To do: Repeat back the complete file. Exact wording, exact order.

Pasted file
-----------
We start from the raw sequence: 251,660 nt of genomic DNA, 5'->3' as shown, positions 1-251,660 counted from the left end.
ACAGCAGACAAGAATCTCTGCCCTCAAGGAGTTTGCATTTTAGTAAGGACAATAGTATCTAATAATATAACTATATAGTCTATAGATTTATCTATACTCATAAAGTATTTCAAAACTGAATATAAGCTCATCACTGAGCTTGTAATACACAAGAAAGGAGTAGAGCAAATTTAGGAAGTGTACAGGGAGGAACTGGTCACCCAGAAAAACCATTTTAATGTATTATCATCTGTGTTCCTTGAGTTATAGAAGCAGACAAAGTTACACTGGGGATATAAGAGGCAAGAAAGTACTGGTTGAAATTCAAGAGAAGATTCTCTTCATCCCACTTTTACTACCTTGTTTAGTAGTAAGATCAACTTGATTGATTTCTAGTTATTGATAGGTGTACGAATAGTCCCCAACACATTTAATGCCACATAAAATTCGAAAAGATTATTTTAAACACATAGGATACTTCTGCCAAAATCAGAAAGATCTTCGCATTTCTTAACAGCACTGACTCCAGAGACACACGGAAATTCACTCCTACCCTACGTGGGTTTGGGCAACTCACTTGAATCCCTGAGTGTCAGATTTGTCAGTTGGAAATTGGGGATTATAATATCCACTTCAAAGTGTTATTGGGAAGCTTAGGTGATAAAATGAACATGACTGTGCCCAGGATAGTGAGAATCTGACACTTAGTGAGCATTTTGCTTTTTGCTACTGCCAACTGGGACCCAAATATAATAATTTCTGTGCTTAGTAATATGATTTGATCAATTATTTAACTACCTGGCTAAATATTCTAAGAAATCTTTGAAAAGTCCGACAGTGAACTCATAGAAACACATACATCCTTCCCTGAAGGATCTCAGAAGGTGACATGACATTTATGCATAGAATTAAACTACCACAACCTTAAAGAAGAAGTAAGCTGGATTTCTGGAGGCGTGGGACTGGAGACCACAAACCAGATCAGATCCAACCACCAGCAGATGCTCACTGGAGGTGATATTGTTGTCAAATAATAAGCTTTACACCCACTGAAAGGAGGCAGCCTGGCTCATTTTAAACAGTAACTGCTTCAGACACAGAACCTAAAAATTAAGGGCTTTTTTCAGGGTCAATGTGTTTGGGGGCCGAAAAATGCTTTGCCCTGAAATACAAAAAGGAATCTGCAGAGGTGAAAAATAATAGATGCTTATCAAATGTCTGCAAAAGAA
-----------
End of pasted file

We start from the raw sequence: 251,660 nt of genomic DNA, 5'->3' as shown, positions 1-251,660 counted from the left end.
ACAGCAGACAAGAATCTCTGCCCTCAAGGAGTTTGCATTTTAGTAAGGACAATAGTATCTAATAATATAACTATATAGTCTATAGATTTATCTATACTCATAAAGTATTTCAAAACTGAATATAAGCTCATCACTGAGCTTGTAATACACAAGAAAGGAGTAGAGCAAATTTAGGAAGTGTACAGGGAGGAACTGGTCACCCAGAAAAACCATTTTAATGTATTATCATCTGTGTTCCTTGAGTTATAGAAGCAGACAAAGTTACACTGGGGATATAAGAGGCAAGAAAGTACTGGTTGAAATTCAAGAGAAGATTCTCTTCATCCCACTTTTACTACCTTGTTTAGTAGTAAGATCAACTTGATTGATTTCTAGTTATTGATAGGTGTACGAATAGTCCCCAACACATTTAATGCCACATAAAATTCGAAAAGATTATTTTAAACACATAGGATACTTCTGCCAAAATCAGAAAGATCTTCGCATTTCTTAACAGCACTGACTCCAGAGACACACGGAAATTCACTCCTACCCTACGTGGGTTTGGGCAACTCACTTGAATCCCTGAGTGTCAGATTTGTCAGTTGGAAATTGGGGATTATAATATCCACTTCAAAGTGTTATTGGGAAGCTTAGGTGATAAAATGAACATGACTGTGCCCAGGATAGTGAGAATCTGACACTTAGTGAGCATTTTGCTTTTTGCTACTGCCAACTGGGACCCAAATATAATAATTTCTGTGCTTAGTAATATGATTTGATCAATTATTTAACTACCTGGCTAAATATTCTAAGAAATCTTTGAAAAGTCCGACAGTGAACTCATAGAAACACATACATCCTTCCCTGAAGGATCTCAGAAGGTGACATGACATTTATGCATAGAATTAAACTACCACAACCTTAAAGAAGAAGTAAGCTGGATTTCTGGAGGCGTGGGACTGGAGACCACAAACCAGATCAGATCCAACCACCAGCAGATGCTCACTGGAGGTGATATTGTTGTCAAATAATAAGCTTTACACCCACTGAAAGGAGGCAGCCTGGCTCATTTTAAACAGTAACTGCTTCAGACACAGAACCTAAAAATTAAGGGCTTTTTTCAGGGTCAATGTGTTTGGGGGCCGAAAAATGCTTTGCCCTGAAATACAAAAAGGAATCTGCAGAGGTGAAAAATAATAGATGCTTATCAAATGTCTGCAAAAGAA